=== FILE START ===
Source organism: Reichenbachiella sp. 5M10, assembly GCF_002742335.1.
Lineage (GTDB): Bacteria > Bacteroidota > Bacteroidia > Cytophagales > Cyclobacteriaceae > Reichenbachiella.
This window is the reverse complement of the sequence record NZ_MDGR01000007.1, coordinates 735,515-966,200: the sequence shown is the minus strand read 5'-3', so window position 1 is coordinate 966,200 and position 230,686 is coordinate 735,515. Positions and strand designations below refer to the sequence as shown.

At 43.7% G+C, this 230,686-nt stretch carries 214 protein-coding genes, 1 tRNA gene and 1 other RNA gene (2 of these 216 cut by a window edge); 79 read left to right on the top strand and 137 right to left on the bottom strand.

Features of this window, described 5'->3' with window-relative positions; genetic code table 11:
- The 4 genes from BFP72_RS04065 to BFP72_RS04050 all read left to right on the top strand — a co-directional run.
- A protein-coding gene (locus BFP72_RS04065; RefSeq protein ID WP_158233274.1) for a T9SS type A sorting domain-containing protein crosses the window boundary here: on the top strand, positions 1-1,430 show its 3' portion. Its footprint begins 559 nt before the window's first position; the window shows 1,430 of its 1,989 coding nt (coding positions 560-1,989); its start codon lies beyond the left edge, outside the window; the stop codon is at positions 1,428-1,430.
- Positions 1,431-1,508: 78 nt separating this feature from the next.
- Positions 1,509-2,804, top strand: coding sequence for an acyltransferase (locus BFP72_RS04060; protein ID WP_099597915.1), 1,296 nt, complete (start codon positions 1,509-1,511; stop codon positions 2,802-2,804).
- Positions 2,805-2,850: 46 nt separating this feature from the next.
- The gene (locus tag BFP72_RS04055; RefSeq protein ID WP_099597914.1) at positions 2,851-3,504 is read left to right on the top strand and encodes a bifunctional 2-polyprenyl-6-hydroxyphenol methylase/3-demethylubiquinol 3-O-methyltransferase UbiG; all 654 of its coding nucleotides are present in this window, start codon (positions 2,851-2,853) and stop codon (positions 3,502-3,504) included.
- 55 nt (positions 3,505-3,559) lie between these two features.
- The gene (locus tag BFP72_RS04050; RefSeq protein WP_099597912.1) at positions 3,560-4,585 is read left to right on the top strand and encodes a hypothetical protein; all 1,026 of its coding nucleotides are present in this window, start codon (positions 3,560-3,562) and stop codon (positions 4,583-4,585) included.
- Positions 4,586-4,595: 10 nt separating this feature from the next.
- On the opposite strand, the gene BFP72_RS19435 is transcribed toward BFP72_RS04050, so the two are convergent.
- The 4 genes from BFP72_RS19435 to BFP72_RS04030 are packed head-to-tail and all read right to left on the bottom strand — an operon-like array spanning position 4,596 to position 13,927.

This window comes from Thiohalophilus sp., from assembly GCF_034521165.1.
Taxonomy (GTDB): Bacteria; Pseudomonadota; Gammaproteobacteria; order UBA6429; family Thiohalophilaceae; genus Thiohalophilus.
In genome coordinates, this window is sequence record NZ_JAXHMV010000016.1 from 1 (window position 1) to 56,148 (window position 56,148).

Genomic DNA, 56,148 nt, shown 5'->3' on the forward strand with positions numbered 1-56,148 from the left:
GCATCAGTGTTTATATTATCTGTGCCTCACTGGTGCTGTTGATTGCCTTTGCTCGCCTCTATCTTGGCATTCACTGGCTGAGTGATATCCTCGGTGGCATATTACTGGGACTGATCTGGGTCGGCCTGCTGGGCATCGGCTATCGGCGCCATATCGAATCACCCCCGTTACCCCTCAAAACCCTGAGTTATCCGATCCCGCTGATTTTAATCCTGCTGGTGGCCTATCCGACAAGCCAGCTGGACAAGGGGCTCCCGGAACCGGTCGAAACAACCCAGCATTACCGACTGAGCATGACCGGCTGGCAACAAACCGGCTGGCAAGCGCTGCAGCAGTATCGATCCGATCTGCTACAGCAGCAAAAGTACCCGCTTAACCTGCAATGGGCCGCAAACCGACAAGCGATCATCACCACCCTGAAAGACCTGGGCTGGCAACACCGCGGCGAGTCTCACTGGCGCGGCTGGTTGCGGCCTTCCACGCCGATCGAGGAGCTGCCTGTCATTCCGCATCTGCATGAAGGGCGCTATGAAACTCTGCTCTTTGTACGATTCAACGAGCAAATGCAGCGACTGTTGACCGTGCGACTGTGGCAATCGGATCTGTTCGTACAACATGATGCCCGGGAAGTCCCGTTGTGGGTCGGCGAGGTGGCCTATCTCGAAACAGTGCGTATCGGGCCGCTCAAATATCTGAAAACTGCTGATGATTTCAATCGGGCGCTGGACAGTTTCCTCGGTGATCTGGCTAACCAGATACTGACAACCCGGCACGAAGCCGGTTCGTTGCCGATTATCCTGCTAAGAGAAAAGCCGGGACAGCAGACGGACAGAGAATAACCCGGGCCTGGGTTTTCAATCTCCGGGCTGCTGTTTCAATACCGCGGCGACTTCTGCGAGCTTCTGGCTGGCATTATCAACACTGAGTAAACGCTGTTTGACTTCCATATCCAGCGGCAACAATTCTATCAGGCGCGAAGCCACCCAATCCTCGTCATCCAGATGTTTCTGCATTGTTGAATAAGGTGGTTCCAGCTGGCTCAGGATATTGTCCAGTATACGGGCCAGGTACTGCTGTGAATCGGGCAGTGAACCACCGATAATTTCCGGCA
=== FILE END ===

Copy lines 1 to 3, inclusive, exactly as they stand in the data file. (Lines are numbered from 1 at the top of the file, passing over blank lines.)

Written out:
Source organism: Reichenbachiella sp. 5M10, assembly GCF_002742335.1.
Lineage (GTDB): Bacteria > Bacteroidota > Bacteroidia > Cytophagales > Cyclobacteriaceae > Reichenbachiella.
This window is the reverse complement of the sequence record NZ_MDGR01000007.1, coordinates 735,515-966,200: the sequence shown is the minus strand read 5'-3', so window position 1 is coordinate 966,200 and position 230,686 is coordinate 735,515. Positions and strand designations below refer to the sequence as shown.